RIM giving up on BlackBerry battle
30 March 2012, 12:44
Washington - Research In Motion Ltd, the Canadian company that makes the
BlackBerry, announced plans on Thursday to focus on its core business
It was the latest in a series of developments as the
company struggles to compete with Apple's iPhone and iPad and phones
running Google's Android system.
The company has been struggling
maintain its smartphone dominance in developed markets in the face of
competition from Google and Apple.
In January, its co-CEOs resigned in a management shake-up.
Here is a time-line of the company's troubles.
15 2011: RIM reports a sharp drop in net income and revenue in the
fiscal second quarter and says it has sold far fewer PlayBook tablet
computers than it expected.
October 10: E-mail and internet
services are disrupted for three days, primarily outside North America.
RIM says a crucial link in its infrastructure had failed, and a backup
didn't work either. By the third day, other users, including those in
the US and Canada, were affected by a backlog of traffic.
25: RIM says it is delaying the launch of an upgraded operating system
for the PlayBook until February, saying it isn't up to its standards
yet. The company also says the new version initially won't have the
popular messaging service BlackBerry Messenger. It's the third delay
announced since the features were promised in April.
RIM suspends two employees after their drunken rowdiness forced an Air
Canada flight from Toronto to Beijing to be diverted to Vancouver. The
two are later dismissed from the company.
December 2: RIM says it
is writing off much of its inventory of PlayBook tablets after it had
to sell them at a deep discount. The model originally priced at $500 now
The company says it's taking a pre-tax charge of
$485m in the just-ended quarter. RIM also says it will sell fewer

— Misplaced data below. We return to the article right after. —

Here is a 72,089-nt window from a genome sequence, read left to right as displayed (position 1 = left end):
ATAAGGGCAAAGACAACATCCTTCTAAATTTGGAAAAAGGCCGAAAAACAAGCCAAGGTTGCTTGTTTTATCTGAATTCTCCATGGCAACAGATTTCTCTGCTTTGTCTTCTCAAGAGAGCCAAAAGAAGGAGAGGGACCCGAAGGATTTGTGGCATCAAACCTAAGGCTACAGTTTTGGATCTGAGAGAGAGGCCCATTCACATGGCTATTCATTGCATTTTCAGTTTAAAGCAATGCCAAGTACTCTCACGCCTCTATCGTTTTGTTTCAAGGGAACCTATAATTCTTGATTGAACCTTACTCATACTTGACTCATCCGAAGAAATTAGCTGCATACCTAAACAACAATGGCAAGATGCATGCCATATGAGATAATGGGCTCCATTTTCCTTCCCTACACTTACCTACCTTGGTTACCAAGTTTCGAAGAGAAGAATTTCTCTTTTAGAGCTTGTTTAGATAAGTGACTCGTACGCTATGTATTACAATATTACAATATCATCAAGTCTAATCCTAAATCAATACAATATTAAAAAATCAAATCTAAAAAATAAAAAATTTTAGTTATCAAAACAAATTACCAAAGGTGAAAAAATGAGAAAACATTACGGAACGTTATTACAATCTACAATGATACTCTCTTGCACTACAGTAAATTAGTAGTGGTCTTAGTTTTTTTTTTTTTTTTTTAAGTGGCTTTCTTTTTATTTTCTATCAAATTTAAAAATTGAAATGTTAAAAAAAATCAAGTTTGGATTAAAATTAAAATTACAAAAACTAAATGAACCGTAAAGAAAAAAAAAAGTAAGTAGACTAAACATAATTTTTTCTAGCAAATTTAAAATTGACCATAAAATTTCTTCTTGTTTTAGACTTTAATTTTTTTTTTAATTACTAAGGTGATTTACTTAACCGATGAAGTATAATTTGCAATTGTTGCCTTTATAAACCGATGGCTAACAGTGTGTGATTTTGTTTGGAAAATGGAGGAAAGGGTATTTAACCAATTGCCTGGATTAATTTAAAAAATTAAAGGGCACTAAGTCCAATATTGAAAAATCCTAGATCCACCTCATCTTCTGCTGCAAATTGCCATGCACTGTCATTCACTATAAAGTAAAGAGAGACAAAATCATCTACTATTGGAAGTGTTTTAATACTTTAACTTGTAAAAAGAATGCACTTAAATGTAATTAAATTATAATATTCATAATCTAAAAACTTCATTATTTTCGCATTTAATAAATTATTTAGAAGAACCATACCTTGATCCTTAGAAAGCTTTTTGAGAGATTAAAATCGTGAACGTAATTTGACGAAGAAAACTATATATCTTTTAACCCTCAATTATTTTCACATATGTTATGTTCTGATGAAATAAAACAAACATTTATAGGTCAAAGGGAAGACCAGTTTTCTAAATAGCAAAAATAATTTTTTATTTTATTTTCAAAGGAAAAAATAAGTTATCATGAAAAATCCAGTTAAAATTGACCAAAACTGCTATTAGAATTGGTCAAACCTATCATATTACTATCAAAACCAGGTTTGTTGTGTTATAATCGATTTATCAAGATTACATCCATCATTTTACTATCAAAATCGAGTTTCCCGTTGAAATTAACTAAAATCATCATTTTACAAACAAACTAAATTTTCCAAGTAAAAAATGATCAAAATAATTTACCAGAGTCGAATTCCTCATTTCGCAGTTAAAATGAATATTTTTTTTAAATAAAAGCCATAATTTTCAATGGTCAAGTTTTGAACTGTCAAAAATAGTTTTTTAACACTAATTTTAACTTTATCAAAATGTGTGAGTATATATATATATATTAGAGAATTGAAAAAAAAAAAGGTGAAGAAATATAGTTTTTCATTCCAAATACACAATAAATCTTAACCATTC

BlackBerrys in the holiday quarter than in the one that just ended. It
also says it won't meet full-year earnings guidance of $5.25 to $6 per
share, the third cut in a row.
December 5: Police in Indonesia
say a senior RIM executive is a suspect in a stampede at a BlackBerry
promotion there in November. Police say several people fainted and
dozens were injured at the global debut of the BlackBerry Bold 9790.
6: RIM says "BlackBerry 10" will be the new name for its
next-generation system after the company loses a trademark ruling on its
previous name, BBX.
December 15: RIM says new phones deemed
critical to the company's future won't be out until late 2012. The
company says the BlackBerry 10 phones will need a highly integrated
chipset that won't be available until mid-2012, so the company can now
expect the new phones to ship late in the year.
The company also
says BlackBerry sales will fall sharply in the holiday quarter compared
with the three months that ended on November 26. RIM says it would only
ship between 11 million and 12 million BlackBerrys in the fourth
quarter, down from 14.1 million in the third quarter.
2012: RIM founders Jim Balsillie and Mike Lazaridis announce they will
step down as co-CEOs. Thorsten Heins, a chief operating officer who
joined RIM four years ago from Siemens AG, was named as their
February 21: RIM finally releases an upgraded
operating system for its PlayBook. The free upgrade allows for built-in
e-mail, calendar and contacts on the tablet - features promised within
60 days after the PlayBook's launch last April.
The PlayBook had
received negative reviews because it launched without an e-mail program
and the popular messaging service BlackBerry Messenger. The new version
still doesn't include the messaging service.
March 29: RIM says
it plans to return its focus to its corporate customers after failing to
compete with flashier, consumer-oriented phones. RIM says it will focus
its consumer efforts on targeted offerings that tap the company's
strengths and will explore partnerships and other opportunities for
consumer products that aren't deemed central.
RIM says Balsillie has resigned from its board, and two top executives are leaving.